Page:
Several of you have been asking about the difference between degenerative disc disease and a herniated disc.
One of the characteristics is the shape of the disc. In degenerative disc disease we think of this as a long-term condition where the cushioning material, meaning the water and the gel in the disc wears out over time it dries out. You do not have as much cushion between the bones of your spine, that can make it hard to move, that can be a cause of long-term low back pain.
With a herniated disc this can be more of a short-term problem that often shows up earlier in life. Here part of the disc material even though there is still a lot of water and gel in it for cushioning your spine has actually bulged out maybe for a wrong movement reaching an injury or just natural wear and tear and that bulging material is now pushing against this nerve. So here the problem is that the material is still there it is just bulging in a place where it shouldn’t, causing you pain. You can see there is kind of a spectrum a herniated disc is fairly severe a bulging disk is less severe but it’s a continuum or kind of a spectrum of the same condition where the disc material is bulging out where it shouldn’t be.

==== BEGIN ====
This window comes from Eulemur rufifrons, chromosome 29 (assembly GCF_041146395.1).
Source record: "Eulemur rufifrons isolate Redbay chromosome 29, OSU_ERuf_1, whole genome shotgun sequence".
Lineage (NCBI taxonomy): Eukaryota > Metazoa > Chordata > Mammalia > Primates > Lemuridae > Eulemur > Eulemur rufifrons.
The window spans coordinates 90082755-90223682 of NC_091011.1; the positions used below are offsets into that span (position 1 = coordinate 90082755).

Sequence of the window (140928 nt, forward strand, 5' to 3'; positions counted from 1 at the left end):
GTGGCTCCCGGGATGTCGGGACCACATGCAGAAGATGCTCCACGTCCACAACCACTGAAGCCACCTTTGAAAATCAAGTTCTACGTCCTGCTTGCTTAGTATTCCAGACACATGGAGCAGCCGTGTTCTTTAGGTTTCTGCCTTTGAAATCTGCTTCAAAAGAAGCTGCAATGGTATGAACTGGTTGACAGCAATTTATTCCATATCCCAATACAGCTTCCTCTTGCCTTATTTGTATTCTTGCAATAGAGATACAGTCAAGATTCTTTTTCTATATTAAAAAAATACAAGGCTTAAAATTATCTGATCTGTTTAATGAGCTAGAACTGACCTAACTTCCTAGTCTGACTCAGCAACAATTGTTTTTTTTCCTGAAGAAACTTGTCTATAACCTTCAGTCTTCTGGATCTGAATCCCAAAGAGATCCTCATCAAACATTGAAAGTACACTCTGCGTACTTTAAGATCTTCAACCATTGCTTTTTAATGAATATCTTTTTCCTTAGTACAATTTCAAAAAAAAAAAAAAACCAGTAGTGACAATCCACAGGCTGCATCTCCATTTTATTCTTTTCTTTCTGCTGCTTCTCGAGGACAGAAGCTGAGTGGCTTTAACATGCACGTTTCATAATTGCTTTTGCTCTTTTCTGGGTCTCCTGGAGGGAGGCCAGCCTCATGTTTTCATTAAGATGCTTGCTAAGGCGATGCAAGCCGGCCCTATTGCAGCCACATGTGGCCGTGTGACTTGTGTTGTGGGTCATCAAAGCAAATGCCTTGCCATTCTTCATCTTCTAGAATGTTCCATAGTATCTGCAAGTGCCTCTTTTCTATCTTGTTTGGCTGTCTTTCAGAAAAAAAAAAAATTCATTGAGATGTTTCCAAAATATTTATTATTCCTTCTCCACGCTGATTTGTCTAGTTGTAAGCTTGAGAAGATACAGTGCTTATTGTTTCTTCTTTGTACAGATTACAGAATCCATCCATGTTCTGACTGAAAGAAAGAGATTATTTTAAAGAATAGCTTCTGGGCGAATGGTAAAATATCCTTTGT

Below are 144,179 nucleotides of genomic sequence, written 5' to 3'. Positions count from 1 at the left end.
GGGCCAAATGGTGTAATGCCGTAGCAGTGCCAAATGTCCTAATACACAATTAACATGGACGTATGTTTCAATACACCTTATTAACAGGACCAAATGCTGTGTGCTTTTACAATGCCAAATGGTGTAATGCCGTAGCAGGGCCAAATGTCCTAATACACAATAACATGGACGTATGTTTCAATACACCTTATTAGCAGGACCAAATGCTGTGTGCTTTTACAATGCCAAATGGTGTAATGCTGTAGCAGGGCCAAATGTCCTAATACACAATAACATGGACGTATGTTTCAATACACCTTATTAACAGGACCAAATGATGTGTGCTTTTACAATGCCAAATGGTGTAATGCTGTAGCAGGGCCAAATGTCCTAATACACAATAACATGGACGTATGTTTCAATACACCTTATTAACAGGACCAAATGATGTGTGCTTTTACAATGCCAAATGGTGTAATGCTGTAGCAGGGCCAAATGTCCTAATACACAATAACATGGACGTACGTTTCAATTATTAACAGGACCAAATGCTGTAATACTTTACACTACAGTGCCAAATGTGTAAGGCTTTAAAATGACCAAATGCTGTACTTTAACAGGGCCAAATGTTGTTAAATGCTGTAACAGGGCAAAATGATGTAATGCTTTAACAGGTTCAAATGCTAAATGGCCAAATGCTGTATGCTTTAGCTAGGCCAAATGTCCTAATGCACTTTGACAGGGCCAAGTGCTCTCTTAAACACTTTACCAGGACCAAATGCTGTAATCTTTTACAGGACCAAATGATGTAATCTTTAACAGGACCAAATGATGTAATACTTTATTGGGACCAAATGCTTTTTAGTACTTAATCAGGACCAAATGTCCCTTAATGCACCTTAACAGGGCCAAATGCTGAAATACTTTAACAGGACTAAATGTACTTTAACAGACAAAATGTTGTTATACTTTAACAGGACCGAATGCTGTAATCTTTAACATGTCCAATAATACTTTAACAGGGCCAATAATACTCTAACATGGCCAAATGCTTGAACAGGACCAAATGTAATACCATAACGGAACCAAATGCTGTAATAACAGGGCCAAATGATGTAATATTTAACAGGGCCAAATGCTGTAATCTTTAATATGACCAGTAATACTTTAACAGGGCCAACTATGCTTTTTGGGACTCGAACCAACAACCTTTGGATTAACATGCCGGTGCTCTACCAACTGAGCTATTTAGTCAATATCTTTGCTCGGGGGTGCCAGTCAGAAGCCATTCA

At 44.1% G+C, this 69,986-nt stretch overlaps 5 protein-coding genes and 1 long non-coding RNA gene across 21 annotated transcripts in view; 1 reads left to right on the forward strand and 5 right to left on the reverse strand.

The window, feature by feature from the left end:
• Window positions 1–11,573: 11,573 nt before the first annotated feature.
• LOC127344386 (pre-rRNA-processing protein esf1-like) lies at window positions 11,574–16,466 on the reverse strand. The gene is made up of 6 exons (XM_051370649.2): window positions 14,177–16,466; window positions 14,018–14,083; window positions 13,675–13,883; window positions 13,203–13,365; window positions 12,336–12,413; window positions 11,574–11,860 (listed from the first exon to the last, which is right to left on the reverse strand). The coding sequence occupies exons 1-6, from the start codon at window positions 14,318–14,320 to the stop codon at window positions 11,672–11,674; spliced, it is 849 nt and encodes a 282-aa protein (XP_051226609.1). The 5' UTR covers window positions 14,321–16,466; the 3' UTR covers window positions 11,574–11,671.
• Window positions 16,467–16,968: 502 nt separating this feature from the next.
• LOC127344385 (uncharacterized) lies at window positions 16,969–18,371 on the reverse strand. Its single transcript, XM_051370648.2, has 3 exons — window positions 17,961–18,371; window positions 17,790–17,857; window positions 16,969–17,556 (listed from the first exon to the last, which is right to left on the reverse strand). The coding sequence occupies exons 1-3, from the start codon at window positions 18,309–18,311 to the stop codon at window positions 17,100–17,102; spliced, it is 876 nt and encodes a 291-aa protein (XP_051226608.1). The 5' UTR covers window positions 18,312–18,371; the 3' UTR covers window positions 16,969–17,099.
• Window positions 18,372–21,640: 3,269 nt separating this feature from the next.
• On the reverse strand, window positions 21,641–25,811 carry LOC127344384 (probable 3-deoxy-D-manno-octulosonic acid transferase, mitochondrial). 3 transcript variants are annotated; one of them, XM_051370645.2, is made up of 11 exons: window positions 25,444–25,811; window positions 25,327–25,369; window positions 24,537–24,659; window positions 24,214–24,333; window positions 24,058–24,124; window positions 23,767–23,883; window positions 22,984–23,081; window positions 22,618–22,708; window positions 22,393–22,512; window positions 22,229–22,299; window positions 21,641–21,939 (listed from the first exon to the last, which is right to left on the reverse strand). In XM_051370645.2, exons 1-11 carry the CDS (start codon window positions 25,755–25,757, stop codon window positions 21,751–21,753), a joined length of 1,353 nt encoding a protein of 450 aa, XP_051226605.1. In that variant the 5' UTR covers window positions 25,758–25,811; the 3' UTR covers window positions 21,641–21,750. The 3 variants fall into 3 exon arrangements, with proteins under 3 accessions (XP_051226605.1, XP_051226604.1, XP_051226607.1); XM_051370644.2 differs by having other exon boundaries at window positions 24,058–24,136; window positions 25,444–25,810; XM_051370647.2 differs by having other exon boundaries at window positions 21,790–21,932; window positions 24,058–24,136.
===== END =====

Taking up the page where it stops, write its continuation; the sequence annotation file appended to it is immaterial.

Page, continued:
These can cause different types of pain.
Degeneration or wear and tear arthritis of the disc often show up as mainly low back pain. You sometimes might have some leg pain or pain traveling down your leg like sciatica. With a herniated disc we more commonly see back and leg pain because, the material is bulging herniated out pushing on one of the nerves.
To summarize degenerative disc disease takes time the disc is just wearing out, losing the water and gel components that support your back overtime. Herniated disc is where the content is still there it is not drying out it just bulging and causing sometimes a different type of pain.